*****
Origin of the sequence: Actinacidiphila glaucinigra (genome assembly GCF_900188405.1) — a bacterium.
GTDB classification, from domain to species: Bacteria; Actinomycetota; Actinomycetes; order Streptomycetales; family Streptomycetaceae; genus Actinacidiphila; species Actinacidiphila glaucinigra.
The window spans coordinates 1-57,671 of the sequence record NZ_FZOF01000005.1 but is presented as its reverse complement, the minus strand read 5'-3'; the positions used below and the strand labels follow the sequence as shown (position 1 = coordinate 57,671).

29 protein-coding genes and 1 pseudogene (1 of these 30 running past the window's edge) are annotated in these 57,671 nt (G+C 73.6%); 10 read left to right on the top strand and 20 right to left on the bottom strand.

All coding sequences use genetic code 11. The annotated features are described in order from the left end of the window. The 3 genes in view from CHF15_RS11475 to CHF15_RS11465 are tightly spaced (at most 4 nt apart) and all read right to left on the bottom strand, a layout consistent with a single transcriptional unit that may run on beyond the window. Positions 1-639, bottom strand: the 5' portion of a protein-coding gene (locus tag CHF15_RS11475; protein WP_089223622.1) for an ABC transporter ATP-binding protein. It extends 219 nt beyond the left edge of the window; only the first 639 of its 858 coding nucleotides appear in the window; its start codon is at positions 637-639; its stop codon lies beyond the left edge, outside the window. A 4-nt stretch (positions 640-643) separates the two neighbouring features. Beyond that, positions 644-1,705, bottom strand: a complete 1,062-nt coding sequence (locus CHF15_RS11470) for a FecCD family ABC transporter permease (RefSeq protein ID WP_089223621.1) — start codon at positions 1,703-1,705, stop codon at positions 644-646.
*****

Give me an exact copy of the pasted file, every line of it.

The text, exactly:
Origin of the sequence: Actinacidiphila glaucinigra (genome assembly GCF_900188405.1) — a bacterium.
GTDB classification, from domain to species: Bacteria; Actinomycetota; Actinomycetes; order Streptomycetales; family Streptomycetaceae; genus Actinacidiphila; species Actinacidiphila glaucinigra.
The window spans coordinates 1-57,671 of the sequence record NZ_FZOF01000005.1 but is presented as its reverse complement, the minus strand read 5'-3'; the positions used below and the strand labels follow the sequence as shown (position 1 = coordinate 57,671).

29 protein-coding genes and 1 pseudogene (1 of these 30 running past the window's edge) are annotated in these 57,671 nt (G+C 73.6%); 10 read left to right on the top strand and 20 right to left on the bottom strand.

All coding sequences use genetic code 11. The annotated features are described in order from the left end of the window. The 3 genes in view from CHF15_RS11475 to CHF15_RS11465 are tightly spaced (at most 4 nt apart) and all read right to left on the bottom strand, a layout consistent with a single transcriptional unit that may run on beyond the window. Positions 1-639, bottom strand: the 5' portion of a protein-coding gene (locus tag CHF15_RS11475; protein WP_089223622.1) for an ABC transporter ATP-binding protein. It extends 219 nt beyond the left edge of the window; only the first 639 of its 858 coding nucleotides appear in the window; its start codon is at positions 637-639; its stop codon lies beyond the left edge, outside the window. A 4-nt stretch (positions 640-643) separates the two neighbouring features. Beyond that, positions 644-1,705, bottom strand: a complete 1,062-nt coding sequence (locus CHF15_RS11470) for a FecCD family ABC transporter permease (RefSeq protein ID WP_089223621.1) — start codon at positions 1,703-1,705, stop codon at positions 644-646.